Udder health on dairy farms. 1. Results of a ...

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Title Udder health on dairy farms. 1. Results of a longitudinal study on 300 Dutch farms
Author(s) H. W. Barkema
Journal Tijdschrift voor Diergeneeskunde
Date 1999
Volume 124
Issue 11
Start page 338
End page 344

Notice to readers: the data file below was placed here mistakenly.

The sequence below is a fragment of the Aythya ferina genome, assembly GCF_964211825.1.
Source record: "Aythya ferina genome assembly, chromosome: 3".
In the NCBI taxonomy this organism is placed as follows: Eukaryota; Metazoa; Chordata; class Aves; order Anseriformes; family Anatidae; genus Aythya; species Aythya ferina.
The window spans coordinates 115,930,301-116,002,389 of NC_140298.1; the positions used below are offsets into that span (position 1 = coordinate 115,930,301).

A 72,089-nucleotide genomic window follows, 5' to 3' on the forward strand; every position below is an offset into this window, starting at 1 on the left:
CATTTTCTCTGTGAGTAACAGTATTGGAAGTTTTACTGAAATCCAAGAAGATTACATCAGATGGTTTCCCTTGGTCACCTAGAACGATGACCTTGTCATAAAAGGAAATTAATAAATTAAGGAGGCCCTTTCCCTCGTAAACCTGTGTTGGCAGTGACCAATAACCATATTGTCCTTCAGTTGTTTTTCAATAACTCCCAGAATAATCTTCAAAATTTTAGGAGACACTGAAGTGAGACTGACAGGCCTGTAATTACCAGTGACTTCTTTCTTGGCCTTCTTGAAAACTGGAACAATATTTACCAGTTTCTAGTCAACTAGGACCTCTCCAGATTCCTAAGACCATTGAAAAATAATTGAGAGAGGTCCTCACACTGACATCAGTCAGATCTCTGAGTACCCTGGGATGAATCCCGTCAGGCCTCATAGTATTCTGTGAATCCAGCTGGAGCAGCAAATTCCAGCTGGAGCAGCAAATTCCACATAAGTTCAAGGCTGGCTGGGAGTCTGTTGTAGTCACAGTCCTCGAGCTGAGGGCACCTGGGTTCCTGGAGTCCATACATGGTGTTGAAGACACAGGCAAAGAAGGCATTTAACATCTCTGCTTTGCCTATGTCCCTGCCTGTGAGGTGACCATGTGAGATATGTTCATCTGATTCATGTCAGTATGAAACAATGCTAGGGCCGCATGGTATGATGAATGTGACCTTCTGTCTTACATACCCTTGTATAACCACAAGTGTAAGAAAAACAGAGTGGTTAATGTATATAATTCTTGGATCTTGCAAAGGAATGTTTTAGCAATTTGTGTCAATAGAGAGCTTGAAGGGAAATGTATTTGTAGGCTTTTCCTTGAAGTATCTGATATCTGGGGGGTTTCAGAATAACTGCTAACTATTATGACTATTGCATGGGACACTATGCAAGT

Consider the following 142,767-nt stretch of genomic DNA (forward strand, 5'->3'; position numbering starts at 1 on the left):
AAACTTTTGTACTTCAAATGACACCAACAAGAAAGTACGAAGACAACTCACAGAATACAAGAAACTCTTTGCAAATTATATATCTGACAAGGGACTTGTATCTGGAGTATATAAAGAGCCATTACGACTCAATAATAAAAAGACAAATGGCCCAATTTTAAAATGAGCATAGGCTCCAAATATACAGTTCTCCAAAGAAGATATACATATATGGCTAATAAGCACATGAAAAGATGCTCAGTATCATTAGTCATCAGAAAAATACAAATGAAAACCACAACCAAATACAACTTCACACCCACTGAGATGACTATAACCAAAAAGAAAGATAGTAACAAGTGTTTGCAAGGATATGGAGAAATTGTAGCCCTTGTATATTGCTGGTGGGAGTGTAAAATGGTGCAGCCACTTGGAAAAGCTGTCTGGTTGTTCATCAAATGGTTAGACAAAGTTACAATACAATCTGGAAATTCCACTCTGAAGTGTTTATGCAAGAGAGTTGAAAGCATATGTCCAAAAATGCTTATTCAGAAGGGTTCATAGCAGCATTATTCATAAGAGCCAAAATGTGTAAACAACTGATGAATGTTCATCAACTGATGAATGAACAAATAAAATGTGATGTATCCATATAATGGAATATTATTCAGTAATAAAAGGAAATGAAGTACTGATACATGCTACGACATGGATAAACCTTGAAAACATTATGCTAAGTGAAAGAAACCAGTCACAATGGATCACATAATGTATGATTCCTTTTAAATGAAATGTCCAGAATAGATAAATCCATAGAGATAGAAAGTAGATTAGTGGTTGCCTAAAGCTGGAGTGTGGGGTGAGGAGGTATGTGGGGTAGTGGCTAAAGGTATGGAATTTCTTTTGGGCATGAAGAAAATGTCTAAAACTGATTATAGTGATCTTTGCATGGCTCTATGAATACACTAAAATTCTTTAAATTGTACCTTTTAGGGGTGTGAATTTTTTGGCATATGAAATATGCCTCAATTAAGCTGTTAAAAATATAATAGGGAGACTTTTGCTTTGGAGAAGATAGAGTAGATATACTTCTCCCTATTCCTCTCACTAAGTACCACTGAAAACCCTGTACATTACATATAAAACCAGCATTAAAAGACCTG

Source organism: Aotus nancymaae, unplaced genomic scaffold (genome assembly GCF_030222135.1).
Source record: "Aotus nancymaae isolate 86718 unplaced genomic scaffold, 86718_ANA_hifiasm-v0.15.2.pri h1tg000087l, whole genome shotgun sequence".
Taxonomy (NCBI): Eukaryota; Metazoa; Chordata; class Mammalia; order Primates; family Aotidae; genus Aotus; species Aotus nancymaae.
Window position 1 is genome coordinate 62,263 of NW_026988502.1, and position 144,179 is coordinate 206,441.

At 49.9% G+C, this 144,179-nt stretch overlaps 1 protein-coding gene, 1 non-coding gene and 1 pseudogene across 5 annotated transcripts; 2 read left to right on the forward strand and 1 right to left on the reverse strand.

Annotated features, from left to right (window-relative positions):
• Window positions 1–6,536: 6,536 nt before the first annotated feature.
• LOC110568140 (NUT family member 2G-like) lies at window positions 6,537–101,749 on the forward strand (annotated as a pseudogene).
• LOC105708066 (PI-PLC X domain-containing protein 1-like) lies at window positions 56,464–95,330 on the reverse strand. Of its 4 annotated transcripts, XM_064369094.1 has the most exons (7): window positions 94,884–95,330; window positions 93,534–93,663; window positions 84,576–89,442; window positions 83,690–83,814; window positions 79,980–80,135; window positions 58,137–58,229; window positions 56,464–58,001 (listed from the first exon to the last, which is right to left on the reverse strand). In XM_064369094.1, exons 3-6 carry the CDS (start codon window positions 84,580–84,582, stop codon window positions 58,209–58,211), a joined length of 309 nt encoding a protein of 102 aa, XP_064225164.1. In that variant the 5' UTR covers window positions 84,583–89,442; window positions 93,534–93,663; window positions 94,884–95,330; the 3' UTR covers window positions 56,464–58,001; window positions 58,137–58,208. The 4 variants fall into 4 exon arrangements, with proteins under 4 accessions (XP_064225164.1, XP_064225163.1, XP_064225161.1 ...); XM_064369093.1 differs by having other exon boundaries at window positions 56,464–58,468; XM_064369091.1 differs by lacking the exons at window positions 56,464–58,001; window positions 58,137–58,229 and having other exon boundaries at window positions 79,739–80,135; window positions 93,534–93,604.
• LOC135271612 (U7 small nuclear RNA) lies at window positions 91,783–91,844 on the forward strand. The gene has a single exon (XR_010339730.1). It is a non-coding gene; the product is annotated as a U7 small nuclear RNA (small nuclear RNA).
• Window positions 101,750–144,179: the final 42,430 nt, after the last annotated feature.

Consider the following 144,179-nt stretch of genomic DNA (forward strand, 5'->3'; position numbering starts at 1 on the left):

Abstract Udder health was studied in 300 dairy herds grouped in three categories according to the bulk milk somatic cell count. In all herds, lactating cows were housed in a free-stall barn during the winter. All herds participated in a three or four-weekly milk recording system, had annual production quota between 300,000 and 900,000 kg, and were stocked with cows of the Holstein-Friesian or Dutch Friesian breeds. The incidence of clinical mastitis was not different among herds with a low (< or = 150,000), middle (151,000 to 250,000), or high (251,000 to 400,000 cells/ml) bulk milk somatic cell count. Clinical mastitis caused by Gram-negative pathogens occurred more often in herds with a low bulk milk somatic cell count. Clinical mastitis caused by Staphylococcus aureus, Streptococcus dysgalactiae, or Streptococcus agalactiae occurred more often in herds with a high bulk milk somatic cell count; however, the incidence of clinical Streptococcus uberis mastitis was not different among the three herd categories. The differences in bulk milk somatic cell count between the categories could be explained by the management practices studied. The incidence of clinical E. coli mastitis was mostly related to housing, hygiene, and milking machine. The incidence of clinical Staphylococcus aureus mastitis was associated with factors that were related to the bulk milk somatic cell count and to factors of which it was not clear whether they were a cause or effect of the high incidence of Staphylococcus aureus mastitis. The incidence of clinical Streptococcus dysgalactiae mastitis was related to nutrition, milking technique, and milking machine. The incidence of clinical Streptococcus uberis mastitis was associated with housing, nutrition, and milking machine. Two groups of farmers and herds could be differentiated. The first group was identified as 'Clean and Accurate', and the second group as 'Quick and Dirty'. The relationship between these two groups and bulk milk somatic cell count category was high. However, the relationship between the two groups and the incidence of clinical mastitis was weak.

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